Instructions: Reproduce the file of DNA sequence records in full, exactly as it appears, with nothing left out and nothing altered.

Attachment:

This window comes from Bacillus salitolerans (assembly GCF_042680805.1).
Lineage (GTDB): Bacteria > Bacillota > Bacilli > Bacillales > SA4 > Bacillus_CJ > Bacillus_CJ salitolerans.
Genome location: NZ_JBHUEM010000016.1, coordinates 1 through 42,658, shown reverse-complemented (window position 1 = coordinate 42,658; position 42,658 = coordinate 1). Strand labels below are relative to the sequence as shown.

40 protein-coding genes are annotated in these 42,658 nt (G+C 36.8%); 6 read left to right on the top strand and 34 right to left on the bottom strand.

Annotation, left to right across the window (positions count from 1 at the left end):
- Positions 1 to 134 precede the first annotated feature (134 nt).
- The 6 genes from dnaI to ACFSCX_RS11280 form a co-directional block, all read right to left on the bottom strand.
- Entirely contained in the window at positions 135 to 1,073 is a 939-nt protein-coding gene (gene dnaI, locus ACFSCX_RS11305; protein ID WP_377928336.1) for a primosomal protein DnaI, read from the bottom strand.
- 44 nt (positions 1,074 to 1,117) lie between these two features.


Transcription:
This window comes from Bacillus salitolerans (assembly GCF_042680805.1).
Lineage (GTDB): Bacteria > Bacillota > Bacilli > Bacillales > SA4 > Bacillus_CJ > Bacillus_CJ salitolerans.
Genome location: NZ_JBHUEM010000016.1, coordinates 1 through 42,658, shown reverse-complemented (window position 1 = coordinate 42,658; position 42,658 = coordinate 1). Strand labels below are relative to the sequence as shown.

40 protein-coding genes are annotated in these 42,658 nt (G+C 36.8%); 6 read left to right on the top strand and 34 right to left on the bottom strand.

Annotation, left to right across the window (positions count from 1 at the left end):
- Positions 1 to 134 precede the first annotated feature (134 nt).
- The 6 genes from dnaI to ACFSCX_RS11280 form a co-directional block, all read right to left on the bottom strand.
- Entirely contained in the window at positions 135 to 1,073 is a 939-nt protein-coding gene (gene dnaI, locus ACFSCX_RS11305; protein ID WP_377928336.1) for a primosomal protein DnaI, read from the bottom strand.
- 44 nt (positions 1,074 to 1,117) lie between these two features.